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When Starkville hosted the local portion of Major League Baseball's Pitch, Hit and Run competition earlier this year, Tyler Stovall had no plans to participate.
While the 12-year-old Stovall has played baseball since the age of 5, he had no intentions to become involved in the annual event sponsored by Aquafina that this season had more than 600,000 boys and girls between the ages of 7 and 14 taking part around the country.
A family member had other plans.
"Believe it or not, he really didn't even want to do it," said Nicchi Stovall, Tyler's mother. "His grandmother signed him up and I just brought Tyler down and told him to just do it for her. It has turned out well."
Things did, indeed, work out for Tyler Stovall. He won his division of the local competition that day, went on to excel on the sectional level of the event in Tupelo, then became one of 30 national finalists in his age group with his performance at Houston's Minute Maid Park, the home of MLB's Houston Astros, in late May.
"I didn't actually know I was going to go this far," said Tyler Stovall. "I was really nervous at the beginning."
Aided by a sense of maturity that is a bit uncommon for most boys his age, Tyler Stovall was able to conquer his nerves to get to his current position.
In a competition that consists of pitching to a strike zone target from 45-feet away, hitting off a tee for distance and accuracy, as well as running a timed sprint from second base to home plate, Tyler Stovall has pushed himself to the head of the pack and could soon be headed to the national finals in Phoenix, Ariz., in July as part of MLB's All-Star festivities at Chase Field, the home of the Arizona Diamondbacks.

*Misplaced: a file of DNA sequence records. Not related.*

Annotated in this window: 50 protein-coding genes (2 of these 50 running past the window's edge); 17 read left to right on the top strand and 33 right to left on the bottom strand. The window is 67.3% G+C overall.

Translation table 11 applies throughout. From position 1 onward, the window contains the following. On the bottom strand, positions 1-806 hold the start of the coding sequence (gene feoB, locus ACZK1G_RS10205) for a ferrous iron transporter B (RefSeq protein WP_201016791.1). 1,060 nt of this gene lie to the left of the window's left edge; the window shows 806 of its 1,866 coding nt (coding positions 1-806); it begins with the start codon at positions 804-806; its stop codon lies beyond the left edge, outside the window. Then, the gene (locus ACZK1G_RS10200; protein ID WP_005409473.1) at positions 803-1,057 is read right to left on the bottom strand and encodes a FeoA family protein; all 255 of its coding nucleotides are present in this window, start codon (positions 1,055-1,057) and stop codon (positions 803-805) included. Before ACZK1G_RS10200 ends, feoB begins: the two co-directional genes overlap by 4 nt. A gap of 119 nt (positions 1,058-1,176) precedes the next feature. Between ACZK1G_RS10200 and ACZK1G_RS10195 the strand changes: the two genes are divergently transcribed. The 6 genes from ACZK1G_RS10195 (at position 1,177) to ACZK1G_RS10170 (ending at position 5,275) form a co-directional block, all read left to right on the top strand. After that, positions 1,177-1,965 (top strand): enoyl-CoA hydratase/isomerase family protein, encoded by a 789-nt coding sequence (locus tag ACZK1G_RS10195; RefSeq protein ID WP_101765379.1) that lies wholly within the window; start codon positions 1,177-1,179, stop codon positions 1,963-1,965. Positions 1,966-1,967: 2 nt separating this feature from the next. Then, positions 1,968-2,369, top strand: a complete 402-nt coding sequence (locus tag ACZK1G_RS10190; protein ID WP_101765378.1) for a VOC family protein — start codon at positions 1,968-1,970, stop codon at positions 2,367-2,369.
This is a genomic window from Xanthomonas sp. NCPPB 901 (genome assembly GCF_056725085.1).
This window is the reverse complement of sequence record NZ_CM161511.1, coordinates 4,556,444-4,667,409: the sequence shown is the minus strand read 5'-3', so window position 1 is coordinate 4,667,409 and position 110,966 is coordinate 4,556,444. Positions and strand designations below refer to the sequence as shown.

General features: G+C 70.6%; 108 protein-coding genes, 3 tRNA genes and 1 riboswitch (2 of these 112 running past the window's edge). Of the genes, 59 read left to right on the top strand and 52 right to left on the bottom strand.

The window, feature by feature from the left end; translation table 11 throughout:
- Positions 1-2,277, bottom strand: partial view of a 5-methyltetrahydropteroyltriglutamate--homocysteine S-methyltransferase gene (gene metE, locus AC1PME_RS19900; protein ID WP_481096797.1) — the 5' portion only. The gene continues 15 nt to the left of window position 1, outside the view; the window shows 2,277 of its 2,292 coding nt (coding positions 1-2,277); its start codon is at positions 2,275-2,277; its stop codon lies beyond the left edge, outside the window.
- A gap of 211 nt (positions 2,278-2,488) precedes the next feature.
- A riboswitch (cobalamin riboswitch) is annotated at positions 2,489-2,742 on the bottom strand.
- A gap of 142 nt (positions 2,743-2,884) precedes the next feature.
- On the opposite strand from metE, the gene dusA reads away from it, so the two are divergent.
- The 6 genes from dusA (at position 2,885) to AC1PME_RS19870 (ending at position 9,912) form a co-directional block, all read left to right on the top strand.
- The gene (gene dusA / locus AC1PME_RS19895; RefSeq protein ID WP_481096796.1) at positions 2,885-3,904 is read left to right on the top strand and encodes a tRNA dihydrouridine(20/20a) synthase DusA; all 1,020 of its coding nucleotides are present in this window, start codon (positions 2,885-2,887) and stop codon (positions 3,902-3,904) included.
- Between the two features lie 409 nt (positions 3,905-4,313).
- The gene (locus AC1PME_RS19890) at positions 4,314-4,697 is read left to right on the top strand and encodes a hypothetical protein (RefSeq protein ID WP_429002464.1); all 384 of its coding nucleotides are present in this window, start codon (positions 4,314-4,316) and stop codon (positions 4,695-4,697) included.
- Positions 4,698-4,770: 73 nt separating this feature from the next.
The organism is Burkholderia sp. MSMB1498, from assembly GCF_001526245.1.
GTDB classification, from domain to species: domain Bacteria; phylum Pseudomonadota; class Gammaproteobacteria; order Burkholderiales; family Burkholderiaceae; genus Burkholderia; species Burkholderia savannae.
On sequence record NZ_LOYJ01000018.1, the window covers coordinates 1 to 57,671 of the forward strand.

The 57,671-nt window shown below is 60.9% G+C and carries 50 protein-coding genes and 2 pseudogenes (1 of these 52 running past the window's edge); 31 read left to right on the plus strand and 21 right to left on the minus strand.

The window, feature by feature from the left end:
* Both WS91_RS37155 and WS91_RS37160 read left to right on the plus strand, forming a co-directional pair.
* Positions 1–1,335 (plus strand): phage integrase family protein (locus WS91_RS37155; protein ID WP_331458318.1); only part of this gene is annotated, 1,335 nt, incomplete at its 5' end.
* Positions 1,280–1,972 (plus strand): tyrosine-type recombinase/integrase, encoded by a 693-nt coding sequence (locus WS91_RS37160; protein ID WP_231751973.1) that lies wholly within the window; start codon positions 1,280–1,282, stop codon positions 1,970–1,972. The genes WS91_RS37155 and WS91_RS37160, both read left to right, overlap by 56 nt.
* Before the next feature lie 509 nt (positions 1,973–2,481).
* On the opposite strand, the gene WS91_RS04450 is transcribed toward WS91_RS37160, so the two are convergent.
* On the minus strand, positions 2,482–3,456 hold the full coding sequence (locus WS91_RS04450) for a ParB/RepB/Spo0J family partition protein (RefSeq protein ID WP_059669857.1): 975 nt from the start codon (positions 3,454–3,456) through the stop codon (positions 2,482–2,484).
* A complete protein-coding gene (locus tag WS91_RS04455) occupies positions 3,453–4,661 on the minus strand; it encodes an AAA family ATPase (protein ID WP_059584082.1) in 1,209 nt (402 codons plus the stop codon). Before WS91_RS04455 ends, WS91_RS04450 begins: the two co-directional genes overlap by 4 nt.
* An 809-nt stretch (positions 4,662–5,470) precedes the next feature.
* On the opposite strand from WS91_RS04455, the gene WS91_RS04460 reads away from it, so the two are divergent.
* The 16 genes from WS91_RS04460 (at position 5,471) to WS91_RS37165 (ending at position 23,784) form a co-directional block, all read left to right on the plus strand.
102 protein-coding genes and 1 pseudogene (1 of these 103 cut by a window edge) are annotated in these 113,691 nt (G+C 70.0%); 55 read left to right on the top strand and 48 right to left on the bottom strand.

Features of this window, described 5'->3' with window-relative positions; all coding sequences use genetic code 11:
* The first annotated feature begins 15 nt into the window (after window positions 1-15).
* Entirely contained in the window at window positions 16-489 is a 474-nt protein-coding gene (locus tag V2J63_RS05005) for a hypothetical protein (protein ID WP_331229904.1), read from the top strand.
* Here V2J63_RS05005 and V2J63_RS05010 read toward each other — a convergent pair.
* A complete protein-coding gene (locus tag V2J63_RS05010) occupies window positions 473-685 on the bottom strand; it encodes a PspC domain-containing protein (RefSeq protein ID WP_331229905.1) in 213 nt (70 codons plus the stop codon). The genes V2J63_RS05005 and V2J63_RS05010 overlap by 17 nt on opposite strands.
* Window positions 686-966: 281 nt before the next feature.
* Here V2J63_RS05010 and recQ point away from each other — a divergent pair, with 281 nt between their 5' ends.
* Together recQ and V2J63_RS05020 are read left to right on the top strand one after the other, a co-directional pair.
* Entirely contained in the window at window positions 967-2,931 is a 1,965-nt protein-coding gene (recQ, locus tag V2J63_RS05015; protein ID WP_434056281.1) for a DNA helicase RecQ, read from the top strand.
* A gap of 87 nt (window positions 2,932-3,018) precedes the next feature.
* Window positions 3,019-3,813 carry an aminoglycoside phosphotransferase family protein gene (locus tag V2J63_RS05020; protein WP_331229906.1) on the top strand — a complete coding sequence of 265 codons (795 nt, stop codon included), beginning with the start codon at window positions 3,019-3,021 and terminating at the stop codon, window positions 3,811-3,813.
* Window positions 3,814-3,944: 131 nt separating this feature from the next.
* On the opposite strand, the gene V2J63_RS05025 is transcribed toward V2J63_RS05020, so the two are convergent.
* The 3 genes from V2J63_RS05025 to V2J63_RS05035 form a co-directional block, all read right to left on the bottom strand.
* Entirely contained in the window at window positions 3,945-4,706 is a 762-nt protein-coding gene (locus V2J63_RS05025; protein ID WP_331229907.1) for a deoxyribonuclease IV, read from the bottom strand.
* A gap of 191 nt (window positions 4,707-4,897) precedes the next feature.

Tyler Stovall will learn his fate on Monday when national finalists are announced in the first half hour of the 5 p.m. "MLB Tonight" show on MLB Network.
"It's very exciting," said Tyler Stovall. "I'm hoping I'll get to go. I've had a lot of support that's helped me out to get here, so I'm hoping my name will be called."
Tyler Stovall credits several for pushing him to this point. Aside from his family, Tyler Stovall says Thomas Berkery at the Starkville Swing baseball training facility has played a key role in his development, as has many of the coaches he's had through the years.
Though many helped Tyler Stovall mold his talent along the way, Nicchi Stovall says her son displayed early on the types of skills that are currently garnering him some special recognition.
"I didn't know much about baseball when Tyler started, but all his coaches started telling me right off, when he was playing tee-ball, how good he was," said Nicchi Stovall. "They kept telling me 'He has something, he has something.' So he likes playing it and he's good at it and I just make sure he's able to play."
With all of his support and talent, Tyler Stovall may now get the chance to play on the same field as many of today's current big-league stars, including many from his favorite team, the New York Yankees.
Tyler Stovall says he simply doesn't know how he'll react if he is selected to go to Arizona for the MLB All-Star Game and the PHR finals.
"I think I'll probably faint from being so excited," said Tyler Stovall.
Nicchi Stovall says she'll be right there in Arizona, sharing her son's excitement, should Tyler's name be called Monday.
Yet, Nicchi Stovall admits, even if Tyler doesn't get selected, it has still been quite the journey these last few months.
"It's all been overwhelming," said Nicchi Stovall. "But I'm just so proud of Tyler. He's come a long way and done a good job, plus he's just a good kid and you can tell that he loves the sport.
"(If he gets selected) I'll be proud of him, but either way, I'm still proud of him."